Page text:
The companies CloudBees, Sophos, Venafi and Veracode are working to define a vendor-neutral map of standard controls for evaluating software that development teams need for purchasing, according to a Venafi blog post. These controls, along with details on potential exposure, are listed on GitHub.
Protecting the Development Pipeline
Traditionally, developers have relied on vulnerability scanning tools. But after compiling, any vulnerability inserted into your code is often hidden from scanning tools.
Language can also affect the ability to find weak spots in software. In C, a vulnerability can be hidden more easily, yet some aspects of memory in C that can make code more secure, said Kennedy. Vulnerabilities are easier to find in Python, but code is subject to more types of attacks.
Providing attestations — verifiable proof of software quality — definitely helps. TestifySec, for example, is putting together a services offering for helping organizations implement software supply chain security.
“We’re also developing a product, both open source and commercial SaaS,” said Kennedy. “We have an open source release coming out of our new product Witness, a command line tool that will provide these attestations.”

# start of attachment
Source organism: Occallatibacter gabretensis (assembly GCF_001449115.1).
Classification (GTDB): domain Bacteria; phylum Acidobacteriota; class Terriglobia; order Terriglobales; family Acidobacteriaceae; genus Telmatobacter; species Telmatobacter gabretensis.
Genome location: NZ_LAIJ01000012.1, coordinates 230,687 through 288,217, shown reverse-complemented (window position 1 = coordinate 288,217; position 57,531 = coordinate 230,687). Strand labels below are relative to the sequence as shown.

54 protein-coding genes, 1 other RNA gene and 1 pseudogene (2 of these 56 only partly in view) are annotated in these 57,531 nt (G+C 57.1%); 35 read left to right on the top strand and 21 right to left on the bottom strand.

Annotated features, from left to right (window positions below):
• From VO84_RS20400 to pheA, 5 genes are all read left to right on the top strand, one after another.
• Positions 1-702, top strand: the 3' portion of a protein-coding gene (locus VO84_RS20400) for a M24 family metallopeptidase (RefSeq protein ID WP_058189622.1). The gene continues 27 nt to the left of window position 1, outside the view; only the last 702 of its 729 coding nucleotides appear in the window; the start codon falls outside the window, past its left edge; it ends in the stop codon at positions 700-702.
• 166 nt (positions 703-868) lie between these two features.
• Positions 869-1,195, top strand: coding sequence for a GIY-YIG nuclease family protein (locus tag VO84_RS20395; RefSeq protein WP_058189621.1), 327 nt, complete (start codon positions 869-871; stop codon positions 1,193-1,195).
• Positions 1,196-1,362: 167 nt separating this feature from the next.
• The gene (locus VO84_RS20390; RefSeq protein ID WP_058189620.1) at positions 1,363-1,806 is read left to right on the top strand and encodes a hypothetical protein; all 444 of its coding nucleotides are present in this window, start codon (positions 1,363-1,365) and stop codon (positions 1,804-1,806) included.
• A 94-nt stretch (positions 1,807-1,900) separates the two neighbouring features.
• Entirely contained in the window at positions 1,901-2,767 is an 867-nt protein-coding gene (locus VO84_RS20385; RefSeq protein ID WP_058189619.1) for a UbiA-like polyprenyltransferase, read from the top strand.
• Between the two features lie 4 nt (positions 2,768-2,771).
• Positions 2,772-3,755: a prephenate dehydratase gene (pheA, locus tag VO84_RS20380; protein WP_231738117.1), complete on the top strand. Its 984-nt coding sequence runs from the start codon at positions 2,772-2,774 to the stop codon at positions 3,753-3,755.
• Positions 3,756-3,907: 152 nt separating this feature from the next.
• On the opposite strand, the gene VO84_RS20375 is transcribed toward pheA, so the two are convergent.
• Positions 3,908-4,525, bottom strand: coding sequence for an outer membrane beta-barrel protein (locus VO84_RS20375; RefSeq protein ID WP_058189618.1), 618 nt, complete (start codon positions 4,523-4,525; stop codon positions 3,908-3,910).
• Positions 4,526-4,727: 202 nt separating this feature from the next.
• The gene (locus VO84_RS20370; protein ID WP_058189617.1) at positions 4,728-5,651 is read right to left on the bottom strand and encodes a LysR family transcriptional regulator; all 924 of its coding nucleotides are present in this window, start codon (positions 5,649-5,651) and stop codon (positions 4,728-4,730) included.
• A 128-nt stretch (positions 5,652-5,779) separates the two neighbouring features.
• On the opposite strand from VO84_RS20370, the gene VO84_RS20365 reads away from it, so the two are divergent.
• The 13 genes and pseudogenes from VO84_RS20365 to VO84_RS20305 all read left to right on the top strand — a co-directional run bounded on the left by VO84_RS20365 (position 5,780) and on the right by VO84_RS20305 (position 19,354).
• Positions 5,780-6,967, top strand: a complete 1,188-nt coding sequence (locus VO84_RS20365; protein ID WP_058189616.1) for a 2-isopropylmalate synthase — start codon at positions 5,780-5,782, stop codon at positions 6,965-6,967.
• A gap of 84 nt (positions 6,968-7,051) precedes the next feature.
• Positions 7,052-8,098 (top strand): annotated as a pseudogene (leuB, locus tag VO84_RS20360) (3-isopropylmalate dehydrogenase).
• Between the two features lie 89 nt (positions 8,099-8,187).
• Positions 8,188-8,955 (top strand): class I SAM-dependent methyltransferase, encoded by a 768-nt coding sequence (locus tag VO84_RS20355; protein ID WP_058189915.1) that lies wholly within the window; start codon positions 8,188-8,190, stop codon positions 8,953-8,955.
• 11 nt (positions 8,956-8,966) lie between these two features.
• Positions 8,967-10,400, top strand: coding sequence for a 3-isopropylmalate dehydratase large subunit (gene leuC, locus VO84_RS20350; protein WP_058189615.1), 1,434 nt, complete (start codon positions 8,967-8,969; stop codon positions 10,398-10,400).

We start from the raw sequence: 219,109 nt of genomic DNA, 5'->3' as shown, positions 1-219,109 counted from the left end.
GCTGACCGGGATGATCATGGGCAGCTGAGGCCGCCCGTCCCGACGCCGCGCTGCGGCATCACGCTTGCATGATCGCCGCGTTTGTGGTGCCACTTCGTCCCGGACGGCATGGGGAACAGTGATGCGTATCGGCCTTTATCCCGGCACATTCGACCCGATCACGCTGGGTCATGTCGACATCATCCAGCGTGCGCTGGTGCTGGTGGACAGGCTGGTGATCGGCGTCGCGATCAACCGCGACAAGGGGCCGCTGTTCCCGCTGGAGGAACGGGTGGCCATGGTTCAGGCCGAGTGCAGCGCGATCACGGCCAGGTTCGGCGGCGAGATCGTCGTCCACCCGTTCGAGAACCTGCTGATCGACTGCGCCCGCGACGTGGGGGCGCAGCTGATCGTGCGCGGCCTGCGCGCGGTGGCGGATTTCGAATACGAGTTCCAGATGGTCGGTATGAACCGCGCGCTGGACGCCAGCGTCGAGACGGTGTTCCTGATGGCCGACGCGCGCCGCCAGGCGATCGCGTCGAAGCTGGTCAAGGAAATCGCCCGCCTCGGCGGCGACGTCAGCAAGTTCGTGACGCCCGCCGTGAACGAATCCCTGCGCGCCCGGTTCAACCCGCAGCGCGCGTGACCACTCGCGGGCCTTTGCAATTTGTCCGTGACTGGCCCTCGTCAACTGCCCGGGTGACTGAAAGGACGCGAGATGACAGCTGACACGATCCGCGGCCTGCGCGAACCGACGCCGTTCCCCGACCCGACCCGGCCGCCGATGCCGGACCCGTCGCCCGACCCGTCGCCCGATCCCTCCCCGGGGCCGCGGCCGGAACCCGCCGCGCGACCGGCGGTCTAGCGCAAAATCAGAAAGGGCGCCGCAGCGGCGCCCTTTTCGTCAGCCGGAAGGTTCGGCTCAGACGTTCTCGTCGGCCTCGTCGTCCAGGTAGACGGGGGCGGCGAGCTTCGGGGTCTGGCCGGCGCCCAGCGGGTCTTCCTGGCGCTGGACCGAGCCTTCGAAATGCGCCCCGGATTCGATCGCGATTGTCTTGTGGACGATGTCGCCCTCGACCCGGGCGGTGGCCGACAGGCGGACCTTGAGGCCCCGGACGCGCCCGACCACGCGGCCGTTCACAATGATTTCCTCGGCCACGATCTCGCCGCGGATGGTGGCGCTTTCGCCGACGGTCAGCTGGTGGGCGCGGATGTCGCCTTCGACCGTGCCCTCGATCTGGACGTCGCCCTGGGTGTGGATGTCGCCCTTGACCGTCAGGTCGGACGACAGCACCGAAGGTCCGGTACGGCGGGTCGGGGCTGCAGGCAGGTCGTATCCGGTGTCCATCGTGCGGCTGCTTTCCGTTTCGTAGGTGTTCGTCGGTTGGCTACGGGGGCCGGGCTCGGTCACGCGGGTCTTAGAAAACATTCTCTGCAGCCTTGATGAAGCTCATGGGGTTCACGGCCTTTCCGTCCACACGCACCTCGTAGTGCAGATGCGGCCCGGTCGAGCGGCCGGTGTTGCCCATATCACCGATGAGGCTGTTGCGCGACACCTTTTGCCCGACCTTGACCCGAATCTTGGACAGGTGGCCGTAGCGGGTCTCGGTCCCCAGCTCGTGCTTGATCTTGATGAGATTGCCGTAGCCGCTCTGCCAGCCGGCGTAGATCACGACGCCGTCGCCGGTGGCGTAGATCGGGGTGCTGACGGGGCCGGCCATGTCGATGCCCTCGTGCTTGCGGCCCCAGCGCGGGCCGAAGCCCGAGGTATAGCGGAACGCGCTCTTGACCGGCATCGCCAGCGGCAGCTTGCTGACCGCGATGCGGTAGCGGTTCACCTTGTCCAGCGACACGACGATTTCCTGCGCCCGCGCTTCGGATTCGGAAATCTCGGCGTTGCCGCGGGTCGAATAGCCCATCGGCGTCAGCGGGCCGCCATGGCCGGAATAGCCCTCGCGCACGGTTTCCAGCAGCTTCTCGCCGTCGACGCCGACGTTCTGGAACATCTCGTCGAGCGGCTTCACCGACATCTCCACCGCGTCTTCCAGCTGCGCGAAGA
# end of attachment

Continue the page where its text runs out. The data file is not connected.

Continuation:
For its part, Palo Alto Networks has just launched Prisma Cloud 3.0, a cloud native application protection platform, which includes many new capabilities including Cloud Code Security.
“This allows organizations to integrate security for IaC and cloud native applications as part of their developer and DevOps workflows, and it lets you integrate security for open source directly into those flows,” said Chiodi.
“It also gives organizations the ability to monitor and manage their cloud security posture across all major cloud providers. We offer all this in one platform instead of having to buy 15 different tools.”